ENGLISH POETRY 1579-1830: SPENSER AND THE TRADITION
George Colman the Younger
, "Ode to George Colman the younger, Deputy Licenser of Plays" London Magazine NS 1 (January 1825) 104-06.
George Colman the Younger:
1784: T. S.
1787: Thomas Busby
1789: John Nichols
1801: Alexander Thomson
1812: John Wilson Croker
1814: Leigh Hunt
1814: George Daniel
1815: Lord Byron
1820: David Carey
1821: Lord Byron
1821: John Taylor Esq.
1825: Thomas Hood
1830: John Wilson
1832: John Taylor Esq.
1847: Horace Smith
1856: Samuel Rogers
1882: Epes Sargent
1823: John Keats
1825: George Colman the Younger
1825: Sir Walter Scott
1839: Rev. Henry Francis Cary
1839: John Clare
1839: Samuel Taylor Coleridge
1839: Allan Cunningham
1839: Charles Lamb
1839: Bryan Waller Procter
Come, Colman! Mrs. Gibbs's chum!
Virtue's protector! Come, George, come,—
Sit down beside this beech,
That flourisheth in Fulham road;
And let me all my heart unload
Of levity, — and preach!
Thou'rt alter'd, George, since thy young days
Of wicked verse and heedless plays,
With double meanings cramm'd;
"White for the harvest" is thine age,
Thou chief curse-cutter for the stage,
And scourger of the damn'd!
Thou that wert once th' offender, — thou
The police-officer art now;
The vicious are thy crop!
Thou'rt Doctor Cotton to a play,
Keeping it from damnation's way,
When doom'd for the new drop!
Thy predecessor was content,
Like Byron, "to let Reynolds vent
His dammees, poo's, and zounds!"
But thou, like Maw-worm, cloth'st thyself
With ill-got, oath-correcting pelf,
And turnest damns to pounds
Poor Farce! her mourning now may put on!
And Comedy's as dead as mutton!
(No sheep must have a dam).
Farewell to Tragedy! her knell
And neck are wrung at once, — farewell
The Drama! — (dele "dram").
George! hath some serious man in black
Slipp'd in thy hand the small sly "track,"
All verbal sins to paint?
Or art thou labouring to be one
Like sleek dead Mr. Huntington—
Half Coalman — and half saint?
Well might unusual crimson rush
Into thy cheeks, — (no claret blush)
For thy young muse's sins!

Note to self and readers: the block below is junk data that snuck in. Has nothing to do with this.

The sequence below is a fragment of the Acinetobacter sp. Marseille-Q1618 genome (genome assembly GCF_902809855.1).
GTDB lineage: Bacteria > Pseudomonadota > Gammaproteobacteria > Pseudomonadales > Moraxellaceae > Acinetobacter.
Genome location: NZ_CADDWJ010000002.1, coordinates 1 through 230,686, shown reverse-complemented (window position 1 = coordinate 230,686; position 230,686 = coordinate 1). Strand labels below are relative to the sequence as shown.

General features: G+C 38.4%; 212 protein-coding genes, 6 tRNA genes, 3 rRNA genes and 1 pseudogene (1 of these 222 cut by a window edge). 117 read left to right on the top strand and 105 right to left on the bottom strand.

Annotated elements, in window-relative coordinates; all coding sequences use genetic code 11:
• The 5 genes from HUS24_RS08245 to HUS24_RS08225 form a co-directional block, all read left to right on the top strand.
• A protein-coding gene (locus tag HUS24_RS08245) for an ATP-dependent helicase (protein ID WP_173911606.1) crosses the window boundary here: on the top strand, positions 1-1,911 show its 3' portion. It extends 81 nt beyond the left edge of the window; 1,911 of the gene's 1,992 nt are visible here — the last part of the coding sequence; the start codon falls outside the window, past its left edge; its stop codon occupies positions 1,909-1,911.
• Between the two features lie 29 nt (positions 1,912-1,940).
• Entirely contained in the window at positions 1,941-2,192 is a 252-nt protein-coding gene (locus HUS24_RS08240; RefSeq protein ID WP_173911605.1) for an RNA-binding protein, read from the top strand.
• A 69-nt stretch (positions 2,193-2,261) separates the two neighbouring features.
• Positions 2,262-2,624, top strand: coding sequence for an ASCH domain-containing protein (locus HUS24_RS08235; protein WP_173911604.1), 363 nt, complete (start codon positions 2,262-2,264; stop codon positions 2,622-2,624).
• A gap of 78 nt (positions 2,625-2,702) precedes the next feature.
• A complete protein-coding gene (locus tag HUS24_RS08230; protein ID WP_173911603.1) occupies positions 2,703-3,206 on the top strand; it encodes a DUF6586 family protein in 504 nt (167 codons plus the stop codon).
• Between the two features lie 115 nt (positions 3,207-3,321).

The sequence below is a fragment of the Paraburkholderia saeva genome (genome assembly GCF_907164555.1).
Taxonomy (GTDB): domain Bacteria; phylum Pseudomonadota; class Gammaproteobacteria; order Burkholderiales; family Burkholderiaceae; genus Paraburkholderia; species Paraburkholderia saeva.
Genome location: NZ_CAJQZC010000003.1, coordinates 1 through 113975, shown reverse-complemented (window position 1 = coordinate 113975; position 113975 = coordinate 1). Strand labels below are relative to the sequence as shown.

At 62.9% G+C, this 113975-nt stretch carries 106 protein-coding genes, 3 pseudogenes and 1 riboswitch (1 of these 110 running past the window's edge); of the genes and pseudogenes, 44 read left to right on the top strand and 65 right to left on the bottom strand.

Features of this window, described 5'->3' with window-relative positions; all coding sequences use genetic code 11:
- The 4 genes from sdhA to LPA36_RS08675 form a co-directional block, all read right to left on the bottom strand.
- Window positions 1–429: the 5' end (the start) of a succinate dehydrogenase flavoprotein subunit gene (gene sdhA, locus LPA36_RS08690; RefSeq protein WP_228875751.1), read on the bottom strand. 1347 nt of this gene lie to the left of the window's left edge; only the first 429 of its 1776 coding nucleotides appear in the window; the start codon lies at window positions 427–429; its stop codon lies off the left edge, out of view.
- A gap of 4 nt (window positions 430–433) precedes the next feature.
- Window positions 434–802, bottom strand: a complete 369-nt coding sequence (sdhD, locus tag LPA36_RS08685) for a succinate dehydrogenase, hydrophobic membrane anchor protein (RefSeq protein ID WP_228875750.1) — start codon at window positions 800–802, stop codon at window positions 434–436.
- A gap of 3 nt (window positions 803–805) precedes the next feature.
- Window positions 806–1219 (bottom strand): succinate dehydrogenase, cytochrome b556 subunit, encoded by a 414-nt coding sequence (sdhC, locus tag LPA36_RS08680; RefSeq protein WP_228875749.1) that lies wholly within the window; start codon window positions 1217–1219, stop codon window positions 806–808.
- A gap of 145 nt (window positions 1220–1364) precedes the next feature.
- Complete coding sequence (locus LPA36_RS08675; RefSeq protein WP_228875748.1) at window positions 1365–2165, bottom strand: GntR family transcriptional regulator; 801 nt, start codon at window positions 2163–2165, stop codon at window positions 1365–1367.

Ah! who could think that prim pursed mouth
Of her's had worn in early youth
The broadest of Broad Grins!
But she, — a wench of wicked sense,
Debauch'd into experience,
Knows what's the unclean cup:
No one, so well, I'll warrant me,
Can pitch upon a naughty Shee,
And show the creature up!
Has Irving taught thee how to trounce
Dramatic man, and to renounce
The wickedness of wit?
Or James convinced thee that the way
Some have of going to the play
Must lead them to the Pit!
Nothing like thee — to Heaven's praise!
(Forgive th' appeal!) plagu'd Bess's days,—
Her poet's hope to quell:
Hads't thou liv'd then, we should have had
No vile, immoral Warwick lad,
With all his "blasts from Hell!"
Who would believe, my good yeoman,
Like thy own deviating Dan
Thou ever hads't given up
Thyself to whistle and to stray,—
To drink with Dukes and Ladies gay
A very merry cup!
Two-Guinea Censor! too particular
In virtue's slang! too great a stickler
For oaths and prayers in blank!
Poor D. dash D. is all that goes
With thee, thou Legend of Montrose!—
Pah! — thy offence is Rank!
Good bye to Godby! (dele "God"!)
Methinks I see all curtains nod
To one sad final fall!
Stages must sink from bad to worser,—
The sad precursor (dele "cursor")
Of ruin frowns on all!
Who, George — Oh, who that hath of wit
A grain, — his fancies will submit
To nonsense and to Thee?—
What! — come, to be "run through," and then
Give sovereigns to reward the pen
That cut us? — U. B. D.!